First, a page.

From Craig to Malawi, Jayne sees the hand of divinity in her work

Teneil Jayne poses for a photo next to the sign welcoming drivers to Craig east of the city along U.S. Highway 40. Jayne lives in Malawi, a small country in Africa, but is from Craig and was visiting home this week for the first time in over a year.
Cuyler Meade / Craig Press

Teneil Jayne doesn’t really fancy herself a missionary.

She’ll call herself that in conversation, for ease of identification, and for all intents and purposes, that’s essentially what the Craig native is doing in Malawi, a landlocked nation in southeast Africa nestled between the much larger countries of Zambia, Mozambique and Tanzania.

Jayne, 36, is spreading the Gospel of Christ in a foreign land, yes, and is by many definitions doing missionary work. However, she sees herself as something a little simpler.

“I’m a Christian being a Christian,” Jayne said. “I think that all of us believers were called to be missionaries, and I think that’s a box you get put in. These days, a missionary looks like an evangelist. That’s not what I do. There’s no outline, no plan for what it was supposed to look like — it’s just this evolving thing.”

Jayne lives full-time in Malawi, coming back to visit home in Craig only occasionally, and is stateside this week for the first time since before the start of the COVID-19 pandemic.

“When the borders closed, they said there’s one plane left to America, you’re on it or you’re here for whatever happens,” Jayne said. “And I just thought, you know, for such a time as this, you can’t just be a missionary on the good days.”

Jayne found herself in Malawi about five years ago after a more traditional missions trip to the region left her feeling unfulfilled and wanting more — more connection with God and with his children, more time to serve, and more time to create. But she never planned to build a life there.

“I bought a one-way ticket, and six months later I had a foster daughter,” she said. “My mom asked ‘What are you doing?’ And I just said I don’t know but I can’t stop. And I didn’t have money for a plane ticket home, but someone very generously gave me money to get home. Then the same day a boy came needing cancer treatment — it cost the same as the plane ticket. So I gave it away. Someone gave, another thing came. And this was kind of addicting. I like this.”

Jayne, though educated in biblical counseling, is not affiliated with a particular church. In fact, she intentionally bucks against the concept of strictly organized worship, both stateside and abroad.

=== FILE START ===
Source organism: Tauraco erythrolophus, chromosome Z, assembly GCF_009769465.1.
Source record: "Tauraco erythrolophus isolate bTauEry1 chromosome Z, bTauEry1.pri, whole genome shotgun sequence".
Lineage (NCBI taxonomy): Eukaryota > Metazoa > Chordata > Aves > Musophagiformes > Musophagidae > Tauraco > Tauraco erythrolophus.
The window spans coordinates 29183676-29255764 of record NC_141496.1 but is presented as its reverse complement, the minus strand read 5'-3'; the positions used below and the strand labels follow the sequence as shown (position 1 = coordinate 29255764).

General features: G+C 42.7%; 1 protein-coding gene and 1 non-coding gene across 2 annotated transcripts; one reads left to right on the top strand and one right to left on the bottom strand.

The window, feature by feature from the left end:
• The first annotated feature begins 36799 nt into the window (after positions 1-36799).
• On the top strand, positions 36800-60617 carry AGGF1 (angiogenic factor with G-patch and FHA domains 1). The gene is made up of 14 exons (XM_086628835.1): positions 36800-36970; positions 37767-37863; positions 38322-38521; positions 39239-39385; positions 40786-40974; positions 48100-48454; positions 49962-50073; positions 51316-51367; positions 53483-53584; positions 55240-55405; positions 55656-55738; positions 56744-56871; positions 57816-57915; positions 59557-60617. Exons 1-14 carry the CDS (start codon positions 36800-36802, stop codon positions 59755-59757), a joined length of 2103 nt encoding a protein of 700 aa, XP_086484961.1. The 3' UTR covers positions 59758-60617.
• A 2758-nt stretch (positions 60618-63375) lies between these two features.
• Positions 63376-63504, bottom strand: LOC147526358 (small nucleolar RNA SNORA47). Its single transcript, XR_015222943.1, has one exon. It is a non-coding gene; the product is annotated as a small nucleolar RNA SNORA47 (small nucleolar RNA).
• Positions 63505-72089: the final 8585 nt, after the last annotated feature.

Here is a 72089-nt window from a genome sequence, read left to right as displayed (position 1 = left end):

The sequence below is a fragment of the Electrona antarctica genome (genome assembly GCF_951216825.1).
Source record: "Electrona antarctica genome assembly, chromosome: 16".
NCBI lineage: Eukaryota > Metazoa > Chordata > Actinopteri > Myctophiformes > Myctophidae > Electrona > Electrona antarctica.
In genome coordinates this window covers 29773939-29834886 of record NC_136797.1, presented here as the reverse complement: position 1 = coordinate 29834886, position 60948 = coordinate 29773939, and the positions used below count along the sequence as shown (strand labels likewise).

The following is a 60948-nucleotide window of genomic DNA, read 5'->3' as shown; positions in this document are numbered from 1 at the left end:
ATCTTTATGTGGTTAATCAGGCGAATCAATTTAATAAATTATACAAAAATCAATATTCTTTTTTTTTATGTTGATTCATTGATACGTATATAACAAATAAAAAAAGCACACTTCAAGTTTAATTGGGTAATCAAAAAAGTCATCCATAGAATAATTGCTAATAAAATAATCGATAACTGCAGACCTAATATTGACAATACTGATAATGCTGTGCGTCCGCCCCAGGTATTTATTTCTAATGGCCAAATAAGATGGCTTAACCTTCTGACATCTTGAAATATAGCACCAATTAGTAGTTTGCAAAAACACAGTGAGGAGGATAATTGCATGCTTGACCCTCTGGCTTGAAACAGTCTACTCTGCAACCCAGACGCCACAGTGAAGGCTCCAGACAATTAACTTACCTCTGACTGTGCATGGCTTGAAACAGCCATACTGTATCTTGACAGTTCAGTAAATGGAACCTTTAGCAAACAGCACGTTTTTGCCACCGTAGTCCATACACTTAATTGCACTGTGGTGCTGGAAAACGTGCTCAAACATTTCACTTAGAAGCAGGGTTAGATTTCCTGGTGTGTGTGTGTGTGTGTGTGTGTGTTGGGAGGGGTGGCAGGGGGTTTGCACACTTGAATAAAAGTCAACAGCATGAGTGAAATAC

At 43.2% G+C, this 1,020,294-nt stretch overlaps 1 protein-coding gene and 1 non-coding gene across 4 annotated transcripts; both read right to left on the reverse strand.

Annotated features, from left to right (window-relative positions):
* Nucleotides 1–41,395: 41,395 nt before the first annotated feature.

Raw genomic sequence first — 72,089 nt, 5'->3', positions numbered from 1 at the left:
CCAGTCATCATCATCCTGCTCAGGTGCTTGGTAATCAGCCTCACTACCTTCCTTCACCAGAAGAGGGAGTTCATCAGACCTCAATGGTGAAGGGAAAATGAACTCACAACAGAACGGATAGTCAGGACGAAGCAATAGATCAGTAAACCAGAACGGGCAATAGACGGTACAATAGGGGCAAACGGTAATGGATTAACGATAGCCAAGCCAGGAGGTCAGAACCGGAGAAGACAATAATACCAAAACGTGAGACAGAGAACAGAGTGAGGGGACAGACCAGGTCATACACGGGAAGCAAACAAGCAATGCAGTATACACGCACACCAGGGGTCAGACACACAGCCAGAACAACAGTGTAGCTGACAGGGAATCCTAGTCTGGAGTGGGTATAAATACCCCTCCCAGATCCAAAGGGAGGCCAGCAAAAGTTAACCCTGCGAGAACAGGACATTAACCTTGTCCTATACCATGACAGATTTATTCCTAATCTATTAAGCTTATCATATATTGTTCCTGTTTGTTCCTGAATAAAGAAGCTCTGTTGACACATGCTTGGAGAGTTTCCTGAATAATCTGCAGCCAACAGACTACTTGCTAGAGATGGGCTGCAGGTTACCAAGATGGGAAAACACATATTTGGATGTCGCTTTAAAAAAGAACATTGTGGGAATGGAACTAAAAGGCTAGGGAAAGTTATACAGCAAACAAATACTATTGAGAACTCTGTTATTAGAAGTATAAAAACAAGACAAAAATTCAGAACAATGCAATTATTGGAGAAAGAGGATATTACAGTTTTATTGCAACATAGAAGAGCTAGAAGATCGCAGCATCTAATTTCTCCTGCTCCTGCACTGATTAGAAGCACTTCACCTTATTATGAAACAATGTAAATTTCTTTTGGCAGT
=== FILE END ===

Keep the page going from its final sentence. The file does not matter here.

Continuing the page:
“In Malawi, there’s a church on every block,” she said. “But they’re all so corrupt. They were built by people who came to Africa with a dream of building a church without investing in the people. They wanted to put on their paperwork that they built a church in a third-world country. But the church is not a building. They just gave out a bunch of small businesses without knowledge or education or scripture or what Christianity looks like. The church should be taking care of people, not the other way around.”

So, Jayne said, part of her mission is helping bring disillusioned locals back to some concept of what she sees as true religion. And she’s just as interested in doing that for people back home, too.

“People want to show up and be entertained and made to feel better,” she said. “That’s not what church was intended to be. I want to show people that if I can go to Africa and find a little old lady who had a stroke and paint her nails for her, what’s your excuse for not doing that in your own community where you speak the language? It’s a call to action. If I can do it here, why not you there? A lot of Christians are sleeping, and it’s time to wake up and be active.”

The pandemic, Jayne said, has been a unique experience in Malawi, where she spent the better part of it unable to come home.

The prevalence of numerous other diseases and ailments — which have been largely conquered in more developed nations — make this other virus harder for the locals to take all that much more seriously than anything else.

“They’ve got TB, HIV, Dengue Fever, yellow fever, typhoid, malaria — malaria kills a million people a year in Africa — and so the government comes out and makes an announcement a new flu’s going around, they were like, ‘Eh,'” Jayne said.

The impact of the virus at home, against the backdrop of relative immunity from the maladies that plague Malawi, seemed therefore all that much more tragic.

“My heart was broken. I got back and my mom was telling me about the husbands or wives who had passed away in Craig,” Jayne said. “The obits being full of families — you’ve struggled with it (in Craig), that made it more real. There, every day is a fight for survival.”

But it’s time to go back, Jayne said, even though borders are still tough to cross in Malawi. It’s time to get back to her life in Africa.

“None of this was me,” Jayne said. “It’s been God in every aspect of my life. There’s no possible way I would be able to continue my life there without the people who support me. All I am is a middle man who takes what’s given and gives it back out. God helps me with discretion and making sure I’m using wisdom. People who want to do something but don’t think they can — now they can. I feel extremely blessed.”

Help Teneil help Malawi

Teneil Jayne said that she depends on donations to keep the lights on — literally and figuratively — in her ministry in Malawi. Here’s how you can get involved.

Website (with donation button):


Facebook: Teneil Jayne

Instagram: @teneiljayne

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